hile my grandson was fixing the crumbling driveway he came across a couple of Brown County artifacts. One was an arrowhead, reddish and almost perfect, with only a chip where one of the narrow shoulders should have been. The other was a perfect spear point, maybe six inches long—a very nice find. I always feel a special connection when I hold something in my hand made by other humans thousands of years ago—a visceral connection to another time and place, to another human being more or less like me, who ate and drank, lived and loved, hunted and travelled, around many of the same places I walk every day. I picture a man sitting by a fire chipping off pieces of chert or flint, carefully working the stone with bone tools, trying to make something useful, important, and necessary to his survival. He must have treasured this nice long spear point to bring home game to feed his family. Maybe he lost it when the deer or boar he stuck ran away.

52 Our Brown County Jan./Feb. 2017

All my life I have been finding these mementoes of a past civilization. When we were children, we liked to go to farm fields or gardens when the ground had just been turned— especially when it had then rained upon the new-turned earth—often revealing these ancient artifacts. My cousin has a huge collection of arrowheads, axeheads, throw weights, scrapers, and rocks indented from grinding or pounding nuts and hides. There’s never been much evidence found of any kind of permanent Native American village or community in Brown County. They were here, but apparently only to hunt for game or gather nuts. The rugged terrain and the distance from large, navigable waters, made Brown County a place they visited but did not settle. We say they are Native Americans, but, of course, they were immigrants like all the rest of us. Their ancestors came across the land bridge that is now the Bering Sea, following the mammoths or mastodons and other large game. Evidence suggests that after Native Americans were building mounds and villages elsewhere in Indiana, they used Brown County mainly for hunting and gathering. The abundance of projectile points and scrapers, nutting stones, and grinders indicate that most occupations here were small temporary camps. Large villages were not common here probably due to a lack of large transportation streams. According to the artifacts we’ve found, the period of most Native American activity in Brown County was around 3,000 B.C., during the Late Archaic period lasting from about 4,000 to 1,000 B.C. Over two dozen sites have been identified from that period—not villages, but “base camps” of hunters. Like the early white settlers, they harvested plentiful, seasonal nuts. They used stone tools to process hickory nuts, acorns, and the then-abundant chestnuts. They made breads and soups, but they still had

Native Americans in Brown County no pottery, no containers. They began to try to cultivate plants, growing squash and gourds for containers and domesticating berries and cattail in their first gardens. Artifacts reveal that as time progressed they began to contact others, trading for flints or other materials from far away. They developed the atl-atl, a spear-throwing stick which increased leverage and so gave a longer throw and greater impact on target.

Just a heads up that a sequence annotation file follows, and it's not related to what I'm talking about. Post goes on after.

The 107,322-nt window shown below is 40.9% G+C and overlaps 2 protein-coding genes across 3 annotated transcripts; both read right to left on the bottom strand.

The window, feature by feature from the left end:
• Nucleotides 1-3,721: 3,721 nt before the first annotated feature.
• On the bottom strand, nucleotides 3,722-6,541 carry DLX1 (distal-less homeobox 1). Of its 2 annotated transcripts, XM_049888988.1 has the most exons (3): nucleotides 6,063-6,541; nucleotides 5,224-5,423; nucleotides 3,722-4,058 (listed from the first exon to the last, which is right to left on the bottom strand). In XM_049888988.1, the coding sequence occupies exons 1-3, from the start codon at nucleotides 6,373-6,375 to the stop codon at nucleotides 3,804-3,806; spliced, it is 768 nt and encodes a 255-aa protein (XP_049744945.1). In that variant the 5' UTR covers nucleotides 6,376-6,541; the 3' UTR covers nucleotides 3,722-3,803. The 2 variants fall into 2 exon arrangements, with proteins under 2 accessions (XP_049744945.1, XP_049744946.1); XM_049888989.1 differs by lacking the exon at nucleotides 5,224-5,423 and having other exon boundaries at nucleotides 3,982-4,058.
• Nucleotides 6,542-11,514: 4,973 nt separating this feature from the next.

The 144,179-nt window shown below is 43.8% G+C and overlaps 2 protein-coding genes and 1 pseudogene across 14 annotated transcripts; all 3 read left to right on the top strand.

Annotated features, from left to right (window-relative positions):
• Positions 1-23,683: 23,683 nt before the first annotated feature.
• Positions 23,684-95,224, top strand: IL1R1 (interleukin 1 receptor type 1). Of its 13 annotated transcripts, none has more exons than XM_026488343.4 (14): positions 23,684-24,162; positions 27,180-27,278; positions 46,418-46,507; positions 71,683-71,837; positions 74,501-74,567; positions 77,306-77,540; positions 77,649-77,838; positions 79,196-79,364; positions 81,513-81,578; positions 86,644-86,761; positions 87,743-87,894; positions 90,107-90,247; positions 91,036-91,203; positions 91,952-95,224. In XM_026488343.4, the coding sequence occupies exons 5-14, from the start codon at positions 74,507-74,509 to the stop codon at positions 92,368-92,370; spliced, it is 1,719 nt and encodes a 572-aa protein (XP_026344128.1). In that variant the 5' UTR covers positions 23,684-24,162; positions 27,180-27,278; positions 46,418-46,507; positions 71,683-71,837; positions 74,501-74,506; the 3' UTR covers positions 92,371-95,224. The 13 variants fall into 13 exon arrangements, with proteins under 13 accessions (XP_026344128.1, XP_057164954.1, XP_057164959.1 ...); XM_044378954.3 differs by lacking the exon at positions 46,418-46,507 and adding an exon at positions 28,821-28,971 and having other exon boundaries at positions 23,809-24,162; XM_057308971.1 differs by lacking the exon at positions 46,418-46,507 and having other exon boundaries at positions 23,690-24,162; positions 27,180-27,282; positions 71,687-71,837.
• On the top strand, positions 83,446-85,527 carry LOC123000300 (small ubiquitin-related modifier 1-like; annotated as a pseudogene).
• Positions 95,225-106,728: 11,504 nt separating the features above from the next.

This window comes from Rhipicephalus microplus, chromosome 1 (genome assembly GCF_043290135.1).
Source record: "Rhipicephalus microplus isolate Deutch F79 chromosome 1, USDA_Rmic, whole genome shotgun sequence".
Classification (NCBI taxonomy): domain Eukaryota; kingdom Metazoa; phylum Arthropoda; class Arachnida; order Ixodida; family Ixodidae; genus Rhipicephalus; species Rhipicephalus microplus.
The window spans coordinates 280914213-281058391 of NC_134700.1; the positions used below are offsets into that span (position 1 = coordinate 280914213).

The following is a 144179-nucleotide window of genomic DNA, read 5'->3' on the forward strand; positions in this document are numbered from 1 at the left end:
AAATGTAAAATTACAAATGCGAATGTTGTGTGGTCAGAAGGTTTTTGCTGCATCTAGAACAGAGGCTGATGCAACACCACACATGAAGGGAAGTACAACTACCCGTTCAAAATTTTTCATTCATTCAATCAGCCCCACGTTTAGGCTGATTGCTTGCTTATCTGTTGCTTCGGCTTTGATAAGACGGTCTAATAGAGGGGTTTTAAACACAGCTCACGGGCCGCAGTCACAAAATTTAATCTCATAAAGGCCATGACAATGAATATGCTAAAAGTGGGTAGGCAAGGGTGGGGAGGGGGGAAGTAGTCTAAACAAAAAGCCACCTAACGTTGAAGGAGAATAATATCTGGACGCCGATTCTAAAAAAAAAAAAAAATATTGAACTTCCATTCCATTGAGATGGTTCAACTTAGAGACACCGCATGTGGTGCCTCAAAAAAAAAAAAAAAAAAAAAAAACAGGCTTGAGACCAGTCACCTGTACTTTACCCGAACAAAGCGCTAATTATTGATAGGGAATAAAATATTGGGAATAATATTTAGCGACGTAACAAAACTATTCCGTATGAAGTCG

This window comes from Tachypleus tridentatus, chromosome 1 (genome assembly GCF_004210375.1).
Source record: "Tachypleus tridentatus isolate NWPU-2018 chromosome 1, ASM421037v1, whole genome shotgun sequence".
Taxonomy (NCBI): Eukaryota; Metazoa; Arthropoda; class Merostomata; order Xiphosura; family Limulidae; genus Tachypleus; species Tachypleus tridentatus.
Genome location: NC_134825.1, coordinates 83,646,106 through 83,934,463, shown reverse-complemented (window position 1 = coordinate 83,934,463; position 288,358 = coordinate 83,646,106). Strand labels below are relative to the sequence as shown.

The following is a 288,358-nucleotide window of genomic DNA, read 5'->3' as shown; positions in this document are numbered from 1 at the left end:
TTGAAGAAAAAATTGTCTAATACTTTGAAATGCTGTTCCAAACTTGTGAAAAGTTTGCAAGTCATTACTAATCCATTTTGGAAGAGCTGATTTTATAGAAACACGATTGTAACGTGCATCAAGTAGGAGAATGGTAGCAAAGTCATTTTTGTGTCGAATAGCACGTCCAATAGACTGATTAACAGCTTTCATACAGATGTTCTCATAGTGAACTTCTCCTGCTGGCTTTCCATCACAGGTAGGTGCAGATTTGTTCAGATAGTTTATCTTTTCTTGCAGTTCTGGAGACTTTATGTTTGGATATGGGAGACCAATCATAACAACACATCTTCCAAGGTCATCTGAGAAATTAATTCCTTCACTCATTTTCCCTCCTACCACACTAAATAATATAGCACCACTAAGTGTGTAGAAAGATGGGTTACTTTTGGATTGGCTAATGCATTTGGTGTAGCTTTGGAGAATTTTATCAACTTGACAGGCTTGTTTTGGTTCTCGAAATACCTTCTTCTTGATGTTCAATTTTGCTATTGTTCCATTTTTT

Native Americans were certainly traveling through the area by the Early Woodland Period, about 1,000 B.C. to 150 B.C., but the period is usually marked by the introduction of ceramics, and very little pottery has been found here. During the Mississippian Period, 1000 to 1450 A.D., Native American cultures increased in size and complexity. The Mississippi River valley was the home of large permanent

agricultural settlements like Cahokia, in Collinsville, Ilinois, Moundville in Alabama, and the Angel Mounds site along the Ohio River in Indiana. Before white settlers arrived, Brown County was governed by the Shawnee tribe. They gave rights to the Delaware to hunt here and the Miami got the ceremonial rights to Browning Mountain, according to local native American enthusiast Teed Howard. “They met there at least once a year, probably during the solstice, although it’s not part of their oral history today,” he said. Historian Sam Johnson wrote that the natives who lived mainly in Brown County were living a different, harder lifestyle than those Continued on 54


Hometown Proud Local Grocery Store Serving Beautiful Brown County Since 1975! • Certified Angus Beef • Large Beer and Wine Sections • Organic Grocery • Dairy • Picnic Supplies • Produce • Full Service Bakery/Deli • Frozen • Custom Cake Decorating • Wine • Custom Deli Trays, Veggie Trays, Fruit Baskets, and Gift Baskets Ever-Growing Selection of Gluten-Free Products 30 Hawthorne Dr. • Nashville • East SR 46 at light • 812-988-4546 Jan./Feb. 2017 • Our Brown County 53

NATIVE AMERICANS continued from 53

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54 Our Brown County Jan./Feb. 2017

in more permanent settlements along the major rivers. “It could be that people in Brown County were outcasts,” he said. “There is such a thing as hill people.” “People who lived here in the hills could have been different; tended to be less social, more independent, less on the cutting edge of technology and society. The hilly, more rugged terrain set them apart from ongoing social movements of these various periods.” Some believe the collapse of these Native American societies was the result of climate change, causing a change in the growing season. Another reason may be an increased availability of bison herds, drawing people westward. Or perhaps Native Americans simply over exploited the natural resources. We think of the native population politely withdrawing and moving off into the West as white settlers took the lands that are now Brown County by treaty in 1821. But in Ray Mathis’s 1936 A Brown County History he quotes pioneer Servalvo McGuire as recalling, “My mother remembers seeing Indian boys swimming in Salt Creek, near what was once the Old Hoover Mill (near John Wrightsman’s). They would lay on the logs, and when a white person showed up, they would dive and swim around with only their heads showing. That was in about 1844–45.” He also recalled “a band of 20 Indians from Evansville, some walking, some riding.” 